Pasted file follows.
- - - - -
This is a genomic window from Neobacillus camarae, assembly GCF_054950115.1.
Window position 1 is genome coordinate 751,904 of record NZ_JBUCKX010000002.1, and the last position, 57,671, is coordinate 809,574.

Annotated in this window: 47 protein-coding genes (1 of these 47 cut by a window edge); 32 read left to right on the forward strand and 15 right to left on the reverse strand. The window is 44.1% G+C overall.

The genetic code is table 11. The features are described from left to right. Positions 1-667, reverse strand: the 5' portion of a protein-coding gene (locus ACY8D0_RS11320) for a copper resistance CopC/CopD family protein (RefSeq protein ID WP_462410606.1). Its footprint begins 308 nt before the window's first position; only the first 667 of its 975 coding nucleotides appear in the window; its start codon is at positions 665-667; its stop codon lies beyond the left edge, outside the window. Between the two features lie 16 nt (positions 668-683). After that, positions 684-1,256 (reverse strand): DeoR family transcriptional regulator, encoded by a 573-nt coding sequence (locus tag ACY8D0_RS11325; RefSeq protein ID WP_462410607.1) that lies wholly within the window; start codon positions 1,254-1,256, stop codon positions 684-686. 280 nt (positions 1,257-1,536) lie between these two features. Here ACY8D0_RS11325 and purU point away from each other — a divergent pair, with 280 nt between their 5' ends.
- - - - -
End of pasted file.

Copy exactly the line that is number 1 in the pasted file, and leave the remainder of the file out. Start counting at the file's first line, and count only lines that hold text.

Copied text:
This is a genomic window from Neobacillus camarae, assembly GCF_054950115.1.